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I discovered that striped bass have great camo against the sand and rocks — even when they’re dead.

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A public service message brought to you by the National Spell Check Society.

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On the last night I caught bass two ways. First, off the beach, where I found a school of hungry fish feeding in the moonlight; then, inside the Pond on a flat with a team of three flies suspended in the film. (Floating line, of course, for both methods.) My last two fish of the trip came as the flies dead-drifted across the flat. That building pressure I felt let me know a striper was flaring his gills to suck in one of the small sand eel flies, in this case a 3″ Eelie in olive and chartreuse. See you next year, when one of us has put on a few more pounds.

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The unimportance of casting

The casting discussions are seemingly endless: distance, tight loops, line speed, hauling, leader turnover, and more distance. Not that I’m surprised. But I do find it fascinating, especially since you rarely see these topics brought up on trout fishing boards.

I never wanted to be a great caster. I did, however, aspire to be a great angler. Maybe some day I’ll get there. In the meantime, I’ll just follow Ray Bergman’s advice on fishing, and let the casting take care of itself.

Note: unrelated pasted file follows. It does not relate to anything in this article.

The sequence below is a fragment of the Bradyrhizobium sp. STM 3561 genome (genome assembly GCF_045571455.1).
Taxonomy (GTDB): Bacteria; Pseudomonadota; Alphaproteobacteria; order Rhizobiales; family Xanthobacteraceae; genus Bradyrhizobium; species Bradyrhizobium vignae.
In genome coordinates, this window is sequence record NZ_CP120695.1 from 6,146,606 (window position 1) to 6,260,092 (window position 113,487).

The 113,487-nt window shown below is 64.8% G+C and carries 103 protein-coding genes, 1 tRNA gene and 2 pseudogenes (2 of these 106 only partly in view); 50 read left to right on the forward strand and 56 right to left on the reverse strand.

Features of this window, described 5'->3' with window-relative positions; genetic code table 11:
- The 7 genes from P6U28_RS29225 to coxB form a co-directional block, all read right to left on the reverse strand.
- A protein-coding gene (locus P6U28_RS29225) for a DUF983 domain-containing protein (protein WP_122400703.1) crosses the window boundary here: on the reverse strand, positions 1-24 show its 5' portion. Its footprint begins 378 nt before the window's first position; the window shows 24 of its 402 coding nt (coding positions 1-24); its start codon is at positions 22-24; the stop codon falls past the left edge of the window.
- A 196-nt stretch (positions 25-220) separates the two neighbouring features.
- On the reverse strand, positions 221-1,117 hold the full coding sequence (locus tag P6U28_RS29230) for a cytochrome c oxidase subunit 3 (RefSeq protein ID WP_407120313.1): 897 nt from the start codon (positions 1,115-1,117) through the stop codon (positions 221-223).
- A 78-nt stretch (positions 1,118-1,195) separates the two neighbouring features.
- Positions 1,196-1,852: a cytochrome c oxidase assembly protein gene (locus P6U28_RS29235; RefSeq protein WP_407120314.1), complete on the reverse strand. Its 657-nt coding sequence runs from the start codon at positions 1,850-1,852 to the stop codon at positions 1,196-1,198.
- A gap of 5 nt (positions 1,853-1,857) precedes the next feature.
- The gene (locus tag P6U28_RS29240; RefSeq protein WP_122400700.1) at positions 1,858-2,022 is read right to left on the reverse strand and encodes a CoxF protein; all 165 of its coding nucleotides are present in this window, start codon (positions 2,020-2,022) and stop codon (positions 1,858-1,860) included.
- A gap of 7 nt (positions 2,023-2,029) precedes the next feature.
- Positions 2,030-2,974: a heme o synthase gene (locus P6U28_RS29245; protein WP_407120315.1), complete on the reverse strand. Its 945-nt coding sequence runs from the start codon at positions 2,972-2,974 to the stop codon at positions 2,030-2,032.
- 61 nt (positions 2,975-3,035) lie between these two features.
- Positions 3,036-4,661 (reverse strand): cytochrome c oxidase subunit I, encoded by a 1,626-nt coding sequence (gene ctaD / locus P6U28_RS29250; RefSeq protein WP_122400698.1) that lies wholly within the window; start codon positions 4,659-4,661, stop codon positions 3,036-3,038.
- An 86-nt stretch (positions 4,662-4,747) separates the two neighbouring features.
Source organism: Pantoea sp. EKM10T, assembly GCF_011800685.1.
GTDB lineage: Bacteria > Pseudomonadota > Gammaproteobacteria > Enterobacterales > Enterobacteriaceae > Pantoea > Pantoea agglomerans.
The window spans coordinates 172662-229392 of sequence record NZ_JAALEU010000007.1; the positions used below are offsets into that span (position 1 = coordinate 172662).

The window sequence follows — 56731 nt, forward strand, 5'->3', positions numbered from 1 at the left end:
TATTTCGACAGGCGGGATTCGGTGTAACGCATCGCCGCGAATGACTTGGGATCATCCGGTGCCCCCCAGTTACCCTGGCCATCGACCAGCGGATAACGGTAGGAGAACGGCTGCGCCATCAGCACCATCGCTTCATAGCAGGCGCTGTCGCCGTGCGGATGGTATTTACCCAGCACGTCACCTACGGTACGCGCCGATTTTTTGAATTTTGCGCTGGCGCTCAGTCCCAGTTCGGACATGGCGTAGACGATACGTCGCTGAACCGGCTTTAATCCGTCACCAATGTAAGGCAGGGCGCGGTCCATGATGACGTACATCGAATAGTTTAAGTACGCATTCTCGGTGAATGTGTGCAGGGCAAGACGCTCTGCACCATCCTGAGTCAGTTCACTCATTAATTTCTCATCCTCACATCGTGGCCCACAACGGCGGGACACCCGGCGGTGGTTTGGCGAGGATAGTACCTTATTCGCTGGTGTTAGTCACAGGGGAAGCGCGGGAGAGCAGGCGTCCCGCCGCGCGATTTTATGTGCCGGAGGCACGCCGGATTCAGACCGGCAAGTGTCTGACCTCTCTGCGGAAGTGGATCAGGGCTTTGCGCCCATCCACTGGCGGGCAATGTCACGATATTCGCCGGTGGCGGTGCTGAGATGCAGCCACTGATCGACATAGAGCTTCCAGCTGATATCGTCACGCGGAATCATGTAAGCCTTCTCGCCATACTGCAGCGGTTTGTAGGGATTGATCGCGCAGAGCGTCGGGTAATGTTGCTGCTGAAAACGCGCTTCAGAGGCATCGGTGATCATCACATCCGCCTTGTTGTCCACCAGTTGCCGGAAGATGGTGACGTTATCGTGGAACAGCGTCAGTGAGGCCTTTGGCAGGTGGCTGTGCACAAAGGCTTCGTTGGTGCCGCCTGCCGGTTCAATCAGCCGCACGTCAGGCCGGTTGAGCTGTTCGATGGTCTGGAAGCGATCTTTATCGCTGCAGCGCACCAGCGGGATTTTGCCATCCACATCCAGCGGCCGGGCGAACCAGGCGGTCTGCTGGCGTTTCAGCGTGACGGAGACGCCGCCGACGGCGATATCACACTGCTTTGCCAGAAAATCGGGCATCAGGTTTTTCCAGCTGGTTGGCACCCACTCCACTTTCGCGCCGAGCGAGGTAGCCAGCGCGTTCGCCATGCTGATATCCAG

Striper fly anglers have a unique obsession with casting distance. Funny thing! My biggest striper this spring, best measured with a scale or a yardstick, came on a 30-foot cast that I pooched out in front of me. All I had to do was wait for the current to deliver the fly to her waiting mouth.

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Midnight on the Water in Rhode Island

No sightings of the ocean’s daughter. But I did spend some time watching a small pod of stripers move and feed on the tide change. We’ll get to that in a minute.

In the space of three hours, I managed to fish: skinny water on the incoming and outgoing; under a bridge (I love shadow lines at night); the inside of a salt pond; an estuary on a ripping incoming tide; and a snotty beachfront from a jetty. I fished hard and I fished well, and I dearly wish I could tell you that I slayed ’em, but all I could manage was one dink and a few courtesy bumps.

The outside beach continues to vex me. Conditions off the jetty last night were just about perfect:  a good SSW breeze, substantial breakers, surging whitewater wash. But no predators. This particular spot is a serial disappointment; it used to be an I-need-to-catch-a-striper-so-I’ll-fish-here destination. 2016 makes it 4 consecutive years I’ve blanked at it.

The bridge, the estuary, and the salt pond were good places to fish if you wanted to hook weeds. I did not want to, but managed a prodigious haul of vegetal flotsam.

My only bass came on my second cast of the evening on the incoming. After, I drove around to explore the other places, then spent the last hour alternately casting to and watching a small pod of school bass drift into position at the turn of the tide (it was easy to see them in the bright moonlight). But the bait wasn’t there in any volume, and the stripers didn’t bother to stick around.

And once the clock hit the wee small hours, neither did I.